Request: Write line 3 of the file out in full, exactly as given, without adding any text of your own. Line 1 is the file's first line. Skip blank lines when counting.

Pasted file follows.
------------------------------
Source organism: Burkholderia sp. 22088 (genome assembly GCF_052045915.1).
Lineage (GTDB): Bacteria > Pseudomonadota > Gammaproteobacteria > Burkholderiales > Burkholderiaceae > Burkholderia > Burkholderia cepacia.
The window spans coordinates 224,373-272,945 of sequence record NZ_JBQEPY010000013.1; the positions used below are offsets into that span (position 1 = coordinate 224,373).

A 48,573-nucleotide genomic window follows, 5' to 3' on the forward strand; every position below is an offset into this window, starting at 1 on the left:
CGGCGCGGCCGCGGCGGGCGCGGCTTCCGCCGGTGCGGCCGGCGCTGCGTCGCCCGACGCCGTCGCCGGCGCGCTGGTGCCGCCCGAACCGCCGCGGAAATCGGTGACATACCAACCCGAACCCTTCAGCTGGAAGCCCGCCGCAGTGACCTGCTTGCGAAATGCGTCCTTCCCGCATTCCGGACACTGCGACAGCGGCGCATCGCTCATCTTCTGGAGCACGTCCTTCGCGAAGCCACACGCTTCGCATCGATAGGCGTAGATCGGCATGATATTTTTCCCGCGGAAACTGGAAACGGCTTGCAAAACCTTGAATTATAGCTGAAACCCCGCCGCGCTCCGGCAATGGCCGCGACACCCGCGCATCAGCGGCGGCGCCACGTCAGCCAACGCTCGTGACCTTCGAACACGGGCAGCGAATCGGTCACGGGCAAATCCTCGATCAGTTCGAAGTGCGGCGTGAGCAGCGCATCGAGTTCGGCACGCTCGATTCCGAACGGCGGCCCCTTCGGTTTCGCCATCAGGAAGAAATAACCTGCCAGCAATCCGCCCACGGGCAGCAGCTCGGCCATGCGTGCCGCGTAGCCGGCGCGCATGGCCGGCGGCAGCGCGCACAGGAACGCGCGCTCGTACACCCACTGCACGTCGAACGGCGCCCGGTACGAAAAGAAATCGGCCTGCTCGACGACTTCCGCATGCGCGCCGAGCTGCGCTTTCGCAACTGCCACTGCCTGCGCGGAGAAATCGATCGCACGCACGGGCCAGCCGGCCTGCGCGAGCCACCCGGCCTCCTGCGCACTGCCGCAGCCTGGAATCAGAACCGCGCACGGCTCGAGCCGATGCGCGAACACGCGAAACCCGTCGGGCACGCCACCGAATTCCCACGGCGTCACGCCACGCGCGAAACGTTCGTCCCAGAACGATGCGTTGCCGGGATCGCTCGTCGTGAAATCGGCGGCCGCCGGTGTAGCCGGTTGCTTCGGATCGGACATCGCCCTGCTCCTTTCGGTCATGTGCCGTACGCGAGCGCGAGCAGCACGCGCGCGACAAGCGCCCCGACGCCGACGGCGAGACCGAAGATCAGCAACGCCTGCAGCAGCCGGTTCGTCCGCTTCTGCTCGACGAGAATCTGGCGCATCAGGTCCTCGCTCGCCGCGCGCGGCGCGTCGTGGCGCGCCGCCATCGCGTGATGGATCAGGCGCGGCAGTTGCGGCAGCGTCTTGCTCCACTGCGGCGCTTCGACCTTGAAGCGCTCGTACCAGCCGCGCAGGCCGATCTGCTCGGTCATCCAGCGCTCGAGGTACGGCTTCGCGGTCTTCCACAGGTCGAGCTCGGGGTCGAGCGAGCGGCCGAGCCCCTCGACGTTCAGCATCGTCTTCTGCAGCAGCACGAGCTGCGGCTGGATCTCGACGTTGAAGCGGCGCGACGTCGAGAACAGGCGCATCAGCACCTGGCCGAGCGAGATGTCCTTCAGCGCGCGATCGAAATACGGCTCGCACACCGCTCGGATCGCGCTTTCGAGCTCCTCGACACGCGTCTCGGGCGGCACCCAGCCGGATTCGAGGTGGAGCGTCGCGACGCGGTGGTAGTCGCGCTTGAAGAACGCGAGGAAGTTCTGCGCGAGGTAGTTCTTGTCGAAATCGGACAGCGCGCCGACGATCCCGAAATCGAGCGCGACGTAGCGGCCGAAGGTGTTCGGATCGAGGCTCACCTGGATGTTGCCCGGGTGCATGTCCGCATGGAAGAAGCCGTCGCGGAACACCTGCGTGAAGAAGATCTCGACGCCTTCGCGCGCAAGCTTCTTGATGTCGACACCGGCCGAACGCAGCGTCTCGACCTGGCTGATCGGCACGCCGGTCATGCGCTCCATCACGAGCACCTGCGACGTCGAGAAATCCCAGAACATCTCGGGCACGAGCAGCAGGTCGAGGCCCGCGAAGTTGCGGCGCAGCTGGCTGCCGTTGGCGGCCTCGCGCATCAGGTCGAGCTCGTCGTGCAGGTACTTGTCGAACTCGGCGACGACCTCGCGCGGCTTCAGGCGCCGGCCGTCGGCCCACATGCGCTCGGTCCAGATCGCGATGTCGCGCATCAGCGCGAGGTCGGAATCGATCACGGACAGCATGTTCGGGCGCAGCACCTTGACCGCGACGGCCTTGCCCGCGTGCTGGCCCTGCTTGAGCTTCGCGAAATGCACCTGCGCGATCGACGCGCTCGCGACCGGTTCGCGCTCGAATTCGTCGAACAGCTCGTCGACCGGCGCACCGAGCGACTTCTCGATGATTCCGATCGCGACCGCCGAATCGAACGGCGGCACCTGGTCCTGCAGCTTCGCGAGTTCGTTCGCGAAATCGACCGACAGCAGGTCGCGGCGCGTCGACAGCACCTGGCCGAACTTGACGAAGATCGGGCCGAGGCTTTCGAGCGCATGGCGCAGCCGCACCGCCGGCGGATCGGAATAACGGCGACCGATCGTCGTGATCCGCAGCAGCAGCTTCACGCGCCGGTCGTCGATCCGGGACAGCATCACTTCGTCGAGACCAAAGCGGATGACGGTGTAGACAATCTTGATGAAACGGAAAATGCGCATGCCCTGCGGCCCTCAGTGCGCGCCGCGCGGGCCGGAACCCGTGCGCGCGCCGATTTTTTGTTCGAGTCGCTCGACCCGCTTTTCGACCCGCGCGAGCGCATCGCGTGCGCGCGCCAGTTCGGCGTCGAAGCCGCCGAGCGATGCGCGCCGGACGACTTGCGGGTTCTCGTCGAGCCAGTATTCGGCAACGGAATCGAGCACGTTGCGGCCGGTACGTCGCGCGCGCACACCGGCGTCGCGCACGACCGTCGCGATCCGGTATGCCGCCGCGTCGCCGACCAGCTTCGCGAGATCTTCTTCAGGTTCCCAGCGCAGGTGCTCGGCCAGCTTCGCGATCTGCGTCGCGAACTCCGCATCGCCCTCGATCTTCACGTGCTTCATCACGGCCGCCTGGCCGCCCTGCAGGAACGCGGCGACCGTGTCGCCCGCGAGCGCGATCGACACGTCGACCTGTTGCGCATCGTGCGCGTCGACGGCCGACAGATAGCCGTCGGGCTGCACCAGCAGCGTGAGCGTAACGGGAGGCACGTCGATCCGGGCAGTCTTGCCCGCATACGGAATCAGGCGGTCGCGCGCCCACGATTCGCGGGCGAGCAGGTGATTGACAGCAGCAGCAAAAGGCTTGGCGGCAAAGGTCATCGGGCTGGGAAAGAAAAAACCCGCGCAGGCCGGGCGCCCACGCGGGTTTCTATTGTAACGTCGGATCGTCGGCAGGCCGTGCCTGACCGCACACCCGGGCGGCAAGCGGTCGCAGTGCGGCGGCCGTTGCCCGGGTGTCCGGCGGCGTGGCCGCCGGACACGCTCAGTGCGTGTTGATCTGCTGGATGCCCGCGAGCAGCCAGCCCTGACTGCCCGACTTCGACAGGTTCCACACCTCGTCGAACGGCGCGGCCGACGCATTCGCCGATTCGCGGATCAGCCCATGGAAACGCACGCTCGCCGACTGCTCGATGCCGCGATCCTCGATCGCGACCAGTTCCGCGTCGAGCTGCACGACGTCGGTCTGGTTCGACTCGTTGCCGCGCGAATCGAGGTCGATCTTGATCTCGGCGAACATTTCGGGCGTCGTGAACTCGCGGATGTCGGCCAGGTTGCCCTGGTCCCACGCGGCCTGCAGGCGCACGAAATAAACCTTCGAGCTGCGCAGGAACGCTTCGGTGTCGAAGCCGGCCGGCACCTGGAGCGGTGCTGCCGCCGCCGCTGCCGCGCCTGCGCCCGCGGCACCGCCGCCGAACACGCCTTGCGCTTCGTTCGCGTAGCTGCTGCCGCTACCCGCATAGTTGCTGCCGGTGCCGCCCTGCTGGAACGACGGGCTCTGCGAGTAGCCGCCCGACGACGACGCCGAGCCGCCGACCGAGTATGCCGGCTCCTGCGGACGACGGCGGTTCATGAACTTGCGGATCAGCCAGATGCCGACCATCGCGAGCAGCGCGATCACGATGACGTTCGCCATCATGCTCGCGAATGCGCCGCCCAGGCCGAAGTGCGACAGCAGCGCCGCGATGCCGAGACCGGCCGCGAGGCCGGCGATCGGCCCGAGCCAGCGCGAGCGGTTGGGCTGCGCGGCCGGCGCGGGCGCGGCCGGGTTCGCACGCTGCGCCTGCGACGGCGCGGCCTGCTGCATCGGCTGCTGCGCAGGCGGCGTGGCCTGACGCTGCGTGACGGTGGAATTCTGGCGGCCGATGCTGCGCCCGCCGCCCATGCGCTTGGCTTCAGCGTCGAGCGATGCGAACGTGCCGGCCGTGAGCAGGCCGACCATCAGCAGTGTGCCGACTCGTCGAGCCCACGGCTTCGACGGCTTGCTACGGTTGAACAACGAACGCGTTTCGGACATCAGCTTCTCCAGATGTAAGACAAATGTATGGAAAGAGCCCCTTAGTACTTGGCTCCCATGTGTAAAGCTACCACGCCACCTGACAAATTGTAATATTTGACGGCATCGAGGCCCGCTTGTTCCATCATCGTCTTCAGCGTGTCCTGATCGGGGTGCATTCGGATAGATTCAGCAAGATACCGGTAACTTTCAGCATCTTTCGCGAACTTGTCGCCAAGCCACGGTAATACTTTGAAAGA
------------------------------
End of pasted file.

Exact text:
The window spans coordinates 224,373-272,945 of sequence record NZ_JBQEPY010000013.1; the positions used below are offsets into that span (position 1 = coordinate 224,373).